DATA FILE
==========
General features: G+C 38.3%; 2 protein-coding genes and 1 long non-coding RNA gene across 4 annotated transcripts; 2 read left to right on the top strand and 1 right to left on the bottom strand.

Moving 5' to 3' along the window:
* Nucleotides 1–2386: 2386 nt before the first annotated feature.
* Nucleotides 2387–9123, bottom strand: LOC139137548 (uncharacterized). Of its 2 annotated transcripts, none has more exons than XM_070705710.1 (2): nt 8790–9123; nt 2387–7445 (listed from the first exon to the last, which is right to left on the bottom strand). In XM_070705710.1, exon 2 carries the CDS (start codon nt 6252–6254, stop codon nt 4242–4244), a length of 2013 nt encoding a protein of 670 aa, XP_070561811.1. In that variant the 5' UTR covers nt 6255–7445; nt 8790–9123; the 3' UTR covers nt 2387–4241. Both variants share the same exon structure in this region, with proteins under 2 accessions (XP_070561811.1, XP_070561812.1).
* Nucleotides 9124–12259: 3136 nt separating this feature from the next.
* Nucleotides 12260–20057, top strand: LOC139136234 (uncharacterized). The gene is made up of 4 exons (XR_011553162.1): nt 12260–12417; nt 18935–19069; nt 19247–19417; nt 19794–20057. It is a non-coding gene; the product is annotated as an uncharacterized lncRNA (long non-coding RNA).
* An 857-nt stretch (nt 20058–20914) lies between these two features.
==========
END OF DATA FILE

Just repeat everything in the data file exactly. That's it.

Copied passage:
General features: G+C 38.3%; 2 protein-coding genes and 1 long non-coding RNA gene across 4 annotated transcripts; 2 read left to right on the top strand and 1 right to left on the bottom strand.

Moving 5' to 3' along the window:
* Nucleotides 1–2386: 2386 nt before the first annotated feature.
* Nucleotides 2387–9123, bottom strand: LOC139137548 (uncharacterized). Of its 2 annotated transcripts, none has more exons than XM_070705710.1 (2): nt 8790–9123; nt 2387–7445 (listed from the first exon to the last, which is right to left on the bottom strand). In XM_070705710.1, exon 2 carries the CDS (start codon nt 6252–6254, stop codon nt 4242–4244), a length of 2013 nt encoding a protein of 670 aa, XP_070561811.1. In that variant the 5' UTR covers nt 6255–7445; nt 8790–9123; the 3' UTR covers nt 2387–4241. Both variants share the same exon structure in this region, with proteins under 2 accessions (XP_070561811.1, XP_070561812.1).
* Nucleotides 9124–12259: 3136 nt separating this feature from the next.
* Nucleotides 12260–20057, top strand: LOC139136234 (uncharacterized). The gene is made up of 4 exons (XR_011553162.1): nt 12260–12417; nt 18935–19069; nt 19247–19417; nt 19794–20057. It is a non-coding gene; the product is annotated as an uncharacterized lncRNA (long non-coding RNA).
* An 857-nt stretch (nt 20058–20914) lies between these two features.